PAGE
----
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Vegemite: Original vs Blend 17

March 15, 2018

VegemiteBusinesses are constantly looking for that next growth opportunity or new revenue stream, and coming up with marketing strategies to deliver on that goal. That’s an easy thing to achieve if you are a start-up, but not so simple if you are an established brand with a deeply entrenched product or service.

Take Vegemite as an example. “A thick, black Australian food spread made from leftover brewers’ yeast extract” (from Wikipedia), Vegemite has been an institution here for the best part of a century (and a mystery as to why we like it so much for people from other countries). In 2009, a  new version of Vegemite was released, mixed with cream cheese. It made news for being a massive branding failure (“iSnack 2.0“) but it was pretty clear to see it was an attempt to make people use more of the product. You see, most people spread Vegemite very thinly. In my house, the amount I put on my toast is considered excessive (see above), which should give you an idea.

With its intensity diluted by the cream cheese, what was ultimately called Vegemite Cheesybite seemed to be all about increasing the spread amount and therefore consumption volume.

If your target market doesn’t perceive that you are adding value, they will see your strategy for what it ultimately is – an attempt to influence overall consumption levels for revenue and profit growth.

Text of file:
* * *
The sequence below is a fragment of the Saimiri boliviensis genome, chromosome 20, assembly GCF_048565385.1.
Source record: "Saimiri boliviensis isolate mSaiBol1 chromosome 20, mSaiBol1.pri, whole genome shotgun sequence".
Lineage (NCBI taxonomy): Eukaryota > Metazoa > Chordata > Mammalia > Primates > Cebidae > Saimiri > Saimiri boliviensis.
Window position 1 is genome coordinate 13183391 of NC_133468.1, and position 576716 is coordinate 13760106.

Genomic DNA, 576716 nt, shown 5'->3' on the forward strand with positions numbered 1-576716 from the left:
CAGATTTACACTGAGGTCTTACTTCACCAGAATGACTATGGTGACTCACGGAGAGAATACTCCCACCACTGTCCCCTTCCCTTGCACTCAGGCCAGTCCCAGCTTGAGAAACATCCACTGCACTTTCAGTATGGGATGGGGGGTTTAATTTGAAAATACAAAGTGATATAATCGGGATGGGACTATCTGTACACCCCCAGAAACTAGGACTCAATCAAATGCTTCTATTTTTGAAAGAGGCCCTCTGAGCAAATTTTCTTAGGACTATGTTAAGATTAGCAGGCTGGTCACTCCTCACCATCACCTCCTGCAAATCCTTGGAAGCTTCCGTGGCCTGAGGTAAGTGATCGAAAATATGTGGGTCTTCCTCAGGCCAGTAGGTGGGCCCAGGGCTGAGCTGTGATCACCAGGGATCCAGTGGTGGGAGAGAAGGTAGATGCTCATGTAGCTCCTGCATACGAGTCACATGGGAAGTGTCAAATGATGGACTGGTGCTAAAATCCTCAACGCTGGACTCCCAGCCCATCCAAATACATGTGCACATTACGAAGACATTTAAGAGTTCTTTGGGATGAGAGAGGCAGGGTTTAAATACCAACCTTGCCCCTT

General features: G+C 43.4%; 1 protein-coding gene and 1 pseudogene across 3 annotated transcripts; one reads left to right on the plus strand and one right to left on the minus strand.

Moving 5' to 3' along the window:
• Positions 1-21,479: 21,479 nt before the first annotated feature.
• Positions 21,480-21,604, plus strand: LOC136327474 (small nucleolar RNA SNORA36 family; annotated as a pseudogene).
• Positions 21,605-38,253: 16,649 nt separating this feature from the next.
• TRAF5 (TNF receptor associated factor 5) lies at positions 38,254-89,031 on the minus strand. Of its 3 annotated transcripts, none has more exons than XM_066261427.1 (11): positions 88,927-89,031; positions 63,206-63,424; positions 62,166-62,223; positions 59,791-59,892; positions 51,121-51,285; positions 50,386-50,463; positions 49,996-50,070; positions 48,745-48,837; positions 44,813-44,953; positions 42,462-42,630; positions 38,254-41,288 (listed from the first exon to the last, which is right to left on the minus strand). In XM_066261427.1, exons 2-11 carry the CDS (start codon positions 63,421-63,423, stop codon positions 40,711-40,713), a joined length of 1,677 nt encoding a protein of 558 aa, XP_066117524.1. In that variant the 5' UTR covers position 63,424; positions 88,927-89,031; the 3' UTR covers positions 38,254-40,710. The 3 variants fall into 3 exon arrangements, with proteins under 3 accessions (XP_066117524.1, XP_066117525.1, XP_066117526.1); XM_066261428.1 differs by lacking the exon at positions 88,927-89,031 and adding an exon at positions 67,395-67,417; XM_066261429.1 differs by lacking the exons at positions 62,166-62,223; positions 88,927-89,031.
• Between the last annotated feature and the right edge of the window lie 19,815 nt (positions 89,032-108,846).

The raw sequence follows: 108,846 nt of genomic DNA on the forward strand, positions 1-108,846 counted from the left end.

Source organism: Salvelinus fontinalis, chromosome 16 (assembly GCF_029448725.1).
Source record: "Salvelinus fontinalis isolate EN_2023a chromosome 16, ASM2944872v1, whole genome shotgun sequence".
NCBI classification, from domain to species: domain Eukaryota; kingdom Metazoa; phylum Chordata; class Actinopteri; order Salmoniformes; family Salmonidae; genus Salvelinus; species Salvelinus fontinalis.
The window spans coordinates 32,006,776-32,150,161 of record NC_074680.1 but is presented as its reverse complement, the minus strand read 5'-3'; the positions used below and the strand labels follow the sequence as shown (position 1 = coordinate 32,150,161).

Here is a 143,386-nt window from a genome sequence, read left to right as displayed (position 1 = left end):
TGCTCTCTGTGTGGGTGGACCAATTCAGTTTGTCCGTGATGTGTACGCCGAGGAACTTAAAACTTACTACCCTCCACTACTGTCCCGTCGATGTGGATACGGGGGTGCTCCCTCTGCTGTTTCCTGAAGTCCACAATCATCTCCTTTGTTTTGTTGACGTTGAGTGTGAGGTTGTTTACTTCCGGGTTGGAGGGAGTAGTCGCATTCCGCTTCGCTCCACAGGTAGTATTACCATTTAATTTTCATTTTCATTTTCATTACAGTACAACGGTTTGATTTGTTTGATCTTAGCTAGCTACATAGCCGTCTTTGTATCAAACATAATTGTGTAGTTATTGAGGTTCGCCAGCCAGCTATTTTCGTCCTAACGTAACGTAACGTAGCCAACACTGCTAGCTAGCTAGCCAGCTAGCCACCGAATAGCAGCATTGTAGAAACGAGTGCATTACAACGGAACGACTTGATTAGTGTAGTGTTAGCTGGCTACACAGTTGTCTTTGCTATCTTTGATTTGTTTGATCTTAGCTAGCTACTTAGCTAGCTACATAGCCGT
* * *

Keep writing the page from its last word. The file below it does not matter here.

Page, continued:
Which brings us to Blend 17. Hot on the heels of the return of Vegemite to Australian hands (by Bega Cheese last year), this new boutique variety was launched, retailing for more than double the price of the ordinary Vegemite.

So, instead of a strategy that increases consumption volumes, this one is about convincing people to pay more for the same quantity. Does that strategy work? Only if the consumer perceives they are getting added value.

With Blend 17 finally on sale for the same per weight price as normal Vegemite, I bought a jar.

The verdict?

Maybe a slightly smoother, more intense flavour, but only marginally better than the original and certainly not worth paying double for it. Which probably explains why it was 50% off when I bought it.

So what’s the answer? How can you generate more revenue and profit from one of your flagship brands? Keep innovating, but whatever you do don’t jeopardise the brand equity and consumer loyalty built up in your core product (think BBQ Shapes).

Come up with new packaging and bundling ideas using the original product. Look for new markets – Vegemite managed to win over Australians, so why not the Dutch? They like salted liquorice, after all.

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